“The microbiota are bringing utensils to the dining-room table that the human host doesn't have. , ”
Microbial ecologists have had a different perspective. Around the time Koch was growing his first pure cultures of Bacillus anthracis and Mycobacterium tuberculosis, the environmental field was beginning to recognize what became known as "the great plate count anomaly". When analysing a sample such as a drop of pond water, they saw a dramatic discrepancy between the vast number of microbial cells they could count under a microscope and the tiny number that would grow after plating the same sample. The research community, intent on studying natural ecosystems in their entirety, made efforts to work out what all the unculturables are. In 1985, a team of microbiologists published a technique that could census bacteria and archaea in a sample by sequencing the 16S ribosomal RNA gene, which is different for every species1. These types of genetic survey quickly became routine in the environmental microbiology field. Banfield began using them in 1995, soon after beginning her studies on the acid mine drainage at Iron Mountain.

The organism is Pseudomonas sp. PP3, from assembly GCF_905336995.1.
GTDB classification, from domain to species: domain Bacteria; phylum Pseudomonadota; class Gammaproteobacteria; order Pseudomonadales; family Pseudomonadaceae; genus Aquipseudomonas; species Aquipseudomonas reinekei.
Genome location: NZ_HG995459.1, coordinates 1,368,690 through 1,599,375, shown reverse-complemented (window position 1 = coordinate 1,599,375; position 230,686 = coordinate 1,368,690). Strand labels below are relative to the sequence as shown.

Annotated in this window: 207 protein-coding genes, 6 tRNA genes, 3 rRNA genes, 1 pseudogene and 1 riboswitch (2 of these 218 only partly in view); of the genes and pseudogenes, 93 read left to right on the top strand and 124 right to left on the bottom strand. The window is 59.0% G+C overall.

It took longer for the clinical microbiology community to take notice. In 1999, Relman published one of the first such surveys of microbes on and in the human body, comparing a 16S survey of the plaque scraped off a healthy man's teeth with those he could grow on a culture plate2. The culture-based methods were missing a large proportion of species, he found, and many of those species had never been characterized.
Skip forward a few years, and techniques such as these have painted a far more sophisticated picture of human microbes as ubiquitous, abundant and indispensable, harvesting energy and nutrients from food, synthesizing essential amino acids, moisturizing the skin and playing an essential part in immune-system development. "The microbiota," as Gordon puts it, "are bringing a series of utensils to the dining-room table that the human host doesn't have." The picture bandied around nowadays is of humans and their microbial partners as a coevolved 'superorganism' in which each provides services for the other. (Gordon even employs a cultural anthropologist, who is exploring how a person's view of the self changes when they find out that, in sheer numbers of cells, they are 99% microbial.)